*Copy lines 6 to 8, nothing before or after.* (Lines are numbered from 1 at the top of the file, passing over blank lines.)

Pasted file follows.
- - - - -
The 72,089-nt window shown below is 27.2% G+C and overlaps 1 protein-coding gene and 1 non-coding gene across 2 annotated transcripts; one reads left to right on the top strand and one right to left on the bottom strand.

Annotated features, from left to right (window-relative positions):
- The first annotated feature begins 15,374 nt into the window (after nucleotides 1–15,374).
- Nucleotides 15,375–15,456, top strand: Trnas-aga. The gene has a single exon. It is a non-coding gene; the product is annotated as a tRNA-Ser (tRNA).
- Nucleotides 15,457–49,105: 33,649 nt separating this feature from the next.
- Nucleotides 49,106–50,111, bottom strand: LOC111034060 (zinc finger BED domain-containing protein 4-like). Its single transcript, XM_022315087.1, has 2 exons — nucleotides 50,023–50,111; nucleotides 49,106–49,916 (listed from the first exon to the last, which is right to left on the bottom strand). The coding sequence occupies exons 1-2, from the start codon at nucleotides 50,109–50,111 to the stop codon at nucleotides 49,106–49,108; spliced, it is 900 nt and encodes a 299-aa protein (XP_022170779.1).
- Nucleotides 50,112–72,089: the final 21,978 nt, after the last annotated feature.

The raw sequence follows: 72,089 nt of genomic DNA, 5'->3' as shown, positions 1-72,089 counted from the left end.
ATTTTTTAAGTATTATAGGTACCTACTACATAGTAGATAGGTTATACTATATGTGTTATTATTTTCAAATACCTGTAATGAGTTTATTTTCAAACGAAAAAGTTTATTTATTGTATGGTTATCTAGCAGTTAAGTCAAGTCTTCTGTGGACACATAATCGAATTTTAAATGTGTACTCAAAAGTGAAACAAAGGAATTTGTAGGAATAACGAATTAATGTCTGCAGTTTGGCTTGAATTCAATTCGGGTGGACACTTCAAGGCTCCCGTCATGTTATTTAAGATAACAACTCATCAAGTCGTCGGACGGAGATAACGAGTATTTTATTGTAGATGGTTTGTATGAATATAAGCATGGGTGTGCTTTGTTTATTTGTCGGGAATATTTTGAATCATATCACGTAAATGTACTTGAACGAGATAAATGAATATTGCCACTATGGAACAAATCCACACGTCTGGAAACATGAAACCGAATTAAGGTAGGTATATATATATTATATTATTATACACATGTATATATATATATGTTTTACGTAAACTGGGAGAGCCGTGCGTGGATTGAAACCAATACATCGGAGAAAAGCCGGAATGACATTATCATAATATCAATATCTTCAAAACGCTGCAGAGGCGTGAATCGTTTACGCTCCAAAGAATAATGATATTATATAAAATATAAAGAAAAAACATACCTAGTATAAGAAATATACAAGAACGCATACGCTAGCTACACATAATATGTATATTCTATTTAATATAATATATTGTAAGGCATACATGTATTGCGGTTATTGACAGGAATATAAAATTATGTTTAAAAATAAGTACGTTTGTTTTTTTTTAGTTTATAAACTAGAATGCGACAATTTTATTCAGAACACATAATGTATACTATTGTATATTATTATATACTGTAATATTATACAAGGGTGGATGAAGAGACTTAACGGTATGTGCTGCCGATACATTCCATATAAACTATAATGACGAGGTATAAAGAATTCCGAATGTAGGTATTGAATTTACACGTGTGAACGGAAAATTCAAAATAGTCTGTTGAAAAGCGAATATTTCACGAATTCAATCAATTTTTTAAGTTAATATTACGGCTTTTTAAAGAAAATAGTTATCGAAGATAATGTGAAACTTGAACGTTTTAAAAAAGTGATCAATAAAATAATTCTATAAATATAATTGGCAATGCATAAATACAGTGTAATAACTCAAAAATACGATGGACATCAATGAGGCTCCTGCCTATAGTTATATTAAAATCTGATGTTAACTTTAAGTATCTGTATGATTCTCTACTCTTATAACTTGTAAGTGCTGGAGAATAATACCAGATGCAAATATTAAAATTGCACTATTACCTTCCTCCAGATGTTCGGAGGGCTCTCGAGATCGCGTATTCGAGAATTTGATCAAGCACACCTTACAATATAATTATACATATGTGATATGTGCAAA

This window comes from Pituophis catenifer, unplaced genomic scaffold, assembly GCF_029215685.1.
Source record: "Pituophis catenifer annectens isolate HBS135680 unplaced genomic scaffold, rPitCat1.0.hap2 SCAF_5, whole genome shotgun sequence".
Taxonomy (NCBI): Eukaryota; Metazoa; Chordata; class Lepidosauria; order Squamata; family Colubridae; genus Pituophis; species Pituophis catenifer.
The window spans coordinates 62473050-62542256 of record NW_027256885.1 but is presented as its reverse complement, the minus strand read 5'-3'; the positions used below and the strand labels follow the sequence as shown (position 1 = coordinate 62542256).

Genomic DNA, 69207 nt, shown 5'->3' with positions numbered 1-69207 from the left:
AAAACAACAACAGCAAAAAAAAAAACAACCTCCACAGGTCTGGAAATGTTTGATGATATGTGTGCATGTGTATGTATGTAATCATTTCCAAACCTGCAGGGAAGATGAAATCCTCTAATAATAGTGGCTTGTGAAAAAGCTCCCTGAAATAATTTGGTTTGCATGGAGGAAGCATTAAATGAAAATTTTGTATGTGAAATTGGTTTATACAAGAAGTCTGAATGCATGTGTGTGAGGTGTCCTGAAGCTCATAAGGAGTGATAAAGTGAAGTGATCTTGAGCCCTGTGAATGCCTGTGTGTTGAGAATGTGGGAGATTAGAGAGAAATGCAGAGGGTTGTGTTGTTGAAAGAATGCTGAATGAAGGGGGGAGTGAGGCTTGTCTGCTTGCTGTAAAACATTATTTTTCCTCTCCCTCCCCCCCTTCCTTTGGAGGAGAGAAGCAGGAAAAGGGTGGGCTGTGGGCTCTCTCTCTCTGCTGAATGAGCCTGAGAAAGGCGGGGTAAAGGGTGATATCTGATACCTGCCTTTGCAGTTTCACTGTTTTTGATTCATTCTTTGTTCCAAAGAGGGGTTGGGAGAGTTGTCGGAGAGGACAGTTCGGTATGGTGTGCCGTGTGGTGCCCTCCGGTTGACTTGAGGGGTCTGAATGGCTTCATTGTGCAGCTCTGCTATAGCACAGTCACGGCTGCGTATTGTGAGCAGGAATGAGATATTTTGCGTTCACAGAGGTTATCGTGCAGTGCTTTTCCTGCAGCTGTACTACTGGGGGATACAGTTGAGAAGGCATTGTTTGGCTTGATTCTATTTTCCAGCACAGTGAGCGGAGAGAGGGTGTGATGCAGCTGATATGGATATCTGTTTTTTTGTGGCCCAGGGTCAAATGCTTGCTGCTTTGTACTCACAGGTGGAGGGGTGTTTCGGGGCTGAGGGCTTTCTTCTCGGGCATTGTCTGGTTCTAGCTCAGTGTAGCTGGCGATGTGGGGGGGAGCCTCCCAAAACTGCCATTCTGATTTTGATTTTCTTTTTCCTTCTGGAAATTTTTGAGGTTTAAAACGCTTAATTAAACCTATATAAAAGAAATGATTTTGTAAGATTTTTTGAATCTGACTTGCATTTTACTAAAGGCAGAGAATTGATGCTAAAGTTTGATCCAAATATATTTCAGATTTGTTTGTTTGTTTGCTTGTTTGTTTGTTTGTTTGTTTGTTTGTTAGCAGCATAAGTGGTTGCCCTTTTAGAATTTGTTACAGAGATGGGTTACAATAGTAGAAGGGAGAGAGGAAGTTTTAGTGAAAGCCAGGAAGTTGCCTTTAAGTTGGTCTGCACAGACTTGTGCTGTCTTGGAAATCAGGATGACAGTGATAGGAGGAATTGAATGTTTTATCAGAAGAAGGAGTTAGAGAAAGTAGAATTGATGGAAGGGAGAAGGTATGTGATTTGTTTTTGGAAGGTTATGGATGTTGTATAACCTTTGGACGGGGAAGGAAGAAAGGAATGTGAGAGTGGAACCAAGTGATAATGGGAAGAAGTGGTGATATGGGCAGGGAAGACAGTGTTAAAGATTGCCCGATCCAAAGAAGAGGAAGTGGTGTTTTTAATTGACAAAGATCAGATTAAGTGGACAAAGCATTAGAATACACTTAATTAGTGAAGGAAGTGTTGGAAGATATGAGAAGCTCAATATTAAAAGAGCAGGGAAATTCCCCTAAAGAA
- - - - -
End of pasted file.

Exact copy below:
- Nucleotides 49,106–50,111, bottom strand: LOC111034060 (zinc finger BED domain-containing protein 4-like). Its single transcript, XM_022315087.1, has 2 exons — nucleotides 50,023–50,111; nucleotides 49,106–49,916 (listed from the first exon to the last, which is right to left on the bottom strand). The coding sequence occupies exons 1-2, from the start codon at nucleotides 50,109–50,111 to the stop codon at nucleotides 49,106–49,108; spliced, it is 900 nt and encodes a 299-aa protein (XP_022170779.1).
- Nucleotides 50,112–72,089: the final 21,978 nt, after the last annotated feature.

The raw sequence follows: 72,089 nt of genomic DNA, 5'->3' as shown, positions 1-72,089 counted from the left end.